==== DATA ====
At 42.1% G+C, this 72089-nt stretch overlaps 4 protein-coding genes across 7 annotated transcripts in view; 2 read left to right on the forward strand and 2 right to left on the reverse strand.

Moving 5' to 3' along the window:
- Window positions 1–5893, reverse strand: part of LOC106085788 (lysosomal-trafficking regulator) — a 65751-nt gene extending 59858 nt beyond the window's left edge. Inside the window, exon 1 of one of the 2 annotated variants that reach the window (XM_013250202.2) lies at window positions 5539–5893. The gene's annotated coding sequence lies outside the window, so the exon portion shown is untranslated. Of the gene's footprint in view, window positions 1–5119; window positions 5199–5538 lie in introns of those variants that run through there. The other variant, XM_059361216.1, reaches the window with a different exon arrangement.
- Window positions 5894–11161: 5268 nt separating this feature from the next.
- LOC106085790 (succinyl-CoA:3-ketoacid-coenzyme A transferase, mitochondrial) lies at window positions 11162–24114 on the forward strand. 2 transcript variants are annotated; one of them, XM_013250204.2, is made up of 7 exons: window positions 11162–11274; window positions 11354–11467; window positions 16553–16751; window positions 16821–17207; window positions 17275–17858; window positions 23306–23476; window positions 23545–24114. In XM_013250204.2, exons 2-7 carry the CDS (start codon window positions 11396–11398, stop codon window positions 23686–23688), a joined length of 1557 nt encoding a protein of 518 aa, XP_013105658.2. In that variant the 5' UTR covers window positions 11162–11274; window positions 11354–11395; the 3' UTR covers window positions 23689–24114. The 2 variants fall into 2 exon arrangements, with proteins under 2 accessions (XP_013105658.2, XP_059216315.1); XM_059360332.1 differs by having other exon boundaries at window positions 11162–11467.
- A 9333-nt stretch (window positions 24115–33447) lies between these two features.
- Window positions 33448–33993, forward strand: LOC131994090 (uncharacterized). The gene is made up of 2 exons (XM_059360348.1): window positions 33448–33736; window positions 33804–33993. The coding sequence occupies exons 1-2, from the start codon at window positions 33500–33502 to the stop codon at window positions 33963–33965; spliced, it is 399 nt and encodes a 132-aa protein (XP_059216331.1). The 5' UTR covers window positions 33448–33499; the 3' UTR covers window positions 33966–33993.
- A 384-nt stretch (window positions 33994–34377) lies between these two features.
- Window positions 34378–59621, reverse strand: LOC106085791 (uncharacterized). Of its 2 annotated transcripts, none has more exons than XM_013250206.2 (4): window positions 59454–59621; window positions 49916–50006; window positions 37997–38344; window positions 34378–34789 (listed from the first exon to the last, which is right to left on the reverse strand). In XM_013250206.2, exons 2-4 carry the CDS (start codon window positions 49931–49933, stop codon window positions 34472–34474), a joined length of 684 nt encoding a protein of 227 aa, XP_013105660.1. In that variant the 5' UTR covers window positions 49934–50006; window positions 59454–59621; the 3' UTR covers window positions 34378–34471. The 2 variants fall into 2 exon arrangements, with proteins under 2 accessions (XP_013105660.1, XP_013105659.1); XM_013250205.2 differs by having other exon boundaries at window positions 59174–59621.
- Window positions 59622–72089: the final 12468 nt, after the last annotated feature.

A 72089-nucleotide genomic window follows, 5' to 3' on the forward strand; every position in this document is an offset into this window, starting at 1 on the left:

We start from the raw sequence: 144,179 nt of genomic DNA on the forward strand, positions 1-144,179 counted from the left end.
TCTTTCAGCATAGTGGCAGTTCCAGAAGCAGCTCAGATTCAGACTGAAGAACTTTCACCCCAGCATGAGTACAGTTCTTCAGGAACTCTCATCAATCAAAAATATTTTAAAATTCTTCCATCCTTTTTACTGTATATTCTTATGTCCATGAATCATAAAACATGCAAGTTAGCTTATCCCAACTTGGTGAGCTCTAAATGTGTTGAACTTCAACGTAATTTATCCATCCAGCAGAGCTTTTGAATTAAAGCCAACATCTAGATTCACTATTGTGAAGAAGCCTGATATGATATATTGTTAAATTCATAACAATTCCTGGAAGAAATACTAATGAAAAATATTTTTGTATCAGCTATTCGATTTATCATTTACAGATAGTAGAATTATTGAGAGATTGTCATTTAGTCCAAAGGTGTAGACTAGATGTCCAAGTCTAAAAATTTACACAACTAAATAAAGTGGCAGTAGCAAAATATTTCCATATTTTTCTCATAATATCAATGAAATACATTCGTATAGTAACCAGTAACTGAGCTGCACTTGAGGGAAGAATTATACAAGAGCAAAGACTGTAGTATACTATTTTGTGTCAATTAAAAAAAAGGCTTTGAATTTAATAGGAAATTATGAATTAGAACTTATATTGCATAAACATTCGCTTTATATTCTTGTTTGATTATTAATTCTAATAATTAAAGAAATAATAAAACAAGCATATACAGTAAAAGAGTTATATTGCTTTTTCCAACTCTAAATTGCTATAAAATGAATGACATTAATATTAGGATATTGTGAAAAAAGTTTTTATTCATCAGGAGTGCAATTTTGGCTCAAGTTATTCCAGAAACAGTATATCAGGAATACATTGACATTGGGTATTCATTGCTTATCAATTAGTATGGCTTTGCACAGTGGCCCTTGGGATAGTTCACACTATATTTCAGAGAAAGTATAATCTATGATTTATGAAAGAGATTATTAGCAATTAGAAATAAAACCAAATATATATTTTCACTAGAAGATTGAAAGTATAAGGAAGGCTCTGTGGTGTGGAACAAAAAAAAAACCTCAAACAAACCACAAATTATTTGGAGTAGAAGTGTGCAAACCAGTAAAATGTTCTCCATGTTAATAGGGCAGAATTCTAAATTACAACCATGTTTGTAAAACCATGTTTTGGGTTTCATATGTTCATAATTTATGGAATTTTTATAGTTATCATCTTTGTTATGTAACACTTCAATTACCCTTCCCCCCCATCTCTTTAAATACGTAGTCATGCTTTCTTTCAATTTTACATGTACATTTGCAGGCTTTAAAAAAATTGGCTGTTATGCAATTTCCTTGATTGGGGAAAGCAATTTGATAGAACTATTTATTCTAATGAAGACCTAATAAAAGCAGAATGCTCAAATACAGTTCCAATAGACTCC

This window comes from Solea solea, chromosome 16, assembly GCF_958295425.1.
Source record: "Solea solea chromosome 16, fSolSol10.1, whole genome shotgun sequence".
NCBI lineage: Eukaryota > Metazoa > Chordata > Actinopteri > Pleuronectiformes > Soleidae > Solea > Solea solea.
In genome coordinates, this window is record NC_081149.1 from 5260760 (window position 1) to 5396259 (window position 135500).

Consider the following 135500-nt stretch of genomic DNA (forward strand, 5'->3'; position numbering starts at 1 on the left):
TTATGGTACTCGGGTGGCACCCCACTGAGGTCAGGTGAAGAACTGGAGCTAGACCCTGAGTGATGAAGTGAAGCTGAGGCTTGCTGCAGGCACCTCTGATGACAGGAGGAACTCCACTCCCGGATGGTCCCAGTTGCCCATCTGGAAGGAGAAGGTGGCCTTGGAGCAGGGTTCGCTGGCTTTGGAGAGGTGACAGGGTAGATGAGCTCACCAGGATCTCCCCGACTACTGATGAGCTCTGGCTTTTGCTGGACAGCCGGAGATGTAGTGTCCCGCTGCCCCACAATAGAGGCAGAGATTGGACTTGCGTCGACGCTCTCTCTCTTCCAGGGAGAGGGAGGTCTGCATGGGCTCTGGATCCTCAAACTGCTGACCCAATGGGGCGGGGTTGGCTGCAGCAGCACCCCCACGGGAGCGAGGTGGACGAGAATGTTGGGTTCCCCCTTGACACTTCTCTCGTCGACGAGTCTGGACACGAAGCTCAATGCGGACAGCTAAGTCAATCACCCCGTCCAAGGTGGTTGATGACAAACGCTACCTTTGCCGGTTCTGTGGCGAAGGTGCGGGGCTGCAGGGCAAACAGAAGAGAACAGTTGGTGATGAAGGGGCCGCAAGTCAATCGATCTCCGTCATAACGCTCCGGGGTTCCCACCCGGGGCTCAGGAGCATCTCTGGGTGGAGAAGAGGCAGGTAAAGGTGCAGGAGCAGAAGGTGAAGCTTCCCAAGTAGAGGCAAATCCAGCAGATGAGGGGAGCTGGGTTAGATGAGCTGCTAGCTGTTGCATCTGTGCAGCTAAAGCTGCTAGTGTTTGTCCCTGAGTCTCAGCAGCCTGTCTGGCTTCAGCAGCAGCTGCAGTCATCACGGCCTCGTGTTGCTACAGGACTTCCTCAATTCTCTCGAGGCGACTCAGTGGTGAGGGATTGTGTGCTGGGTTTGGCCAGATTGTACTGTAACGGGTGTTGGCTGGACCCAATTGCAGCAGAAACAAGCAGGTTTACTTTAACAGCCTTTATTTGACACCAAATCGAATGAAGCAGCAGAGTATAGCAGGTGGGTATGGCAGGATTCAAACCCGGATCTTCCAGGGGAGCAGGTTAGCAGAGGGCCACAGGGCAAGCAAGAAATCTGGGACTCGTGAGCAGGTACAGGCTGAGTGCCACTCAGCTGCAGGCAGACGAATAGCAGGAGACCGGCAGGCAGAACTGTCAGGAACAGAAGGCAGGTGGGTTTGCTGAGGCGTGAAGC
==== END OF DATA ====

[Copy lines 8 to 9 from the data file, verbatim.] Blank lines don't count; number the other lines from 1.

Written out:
- A 384-nt stretch (window positions 33994–34377) lies between these two features.
- Window positions 34378–59621, reverse strand: LOC106085791 (uncharacterized). Of its 2 annotated transcripts, none has more exons than XM_013250206.2 (4): window positions 59454–59621; window positions 49916–50006; window positions 37997–38344; window positions 34378–34789 (listed from the first exon to the last, which is right to left on the reverse strand). In XM_013250206.2, exons 2-4 carry the CDS (start codon window positions 49931–49933, stop codon window positions 34472–34474), a joined length of 684 nt encoding a protein of 227 aa, XP_013105660.1. In that variant the 5' UTR covers window positions 49934–50006; window positions 59454–59621; the 3' UTR covers window positions 34378–34471. The 2 variants fall into 2 exon arrangements, with proteins under 2 accessions (XP_013105660.1, XP_013105659.1); XM_013250205.2 differs by having other exon boundaries at window positions 59174–59621.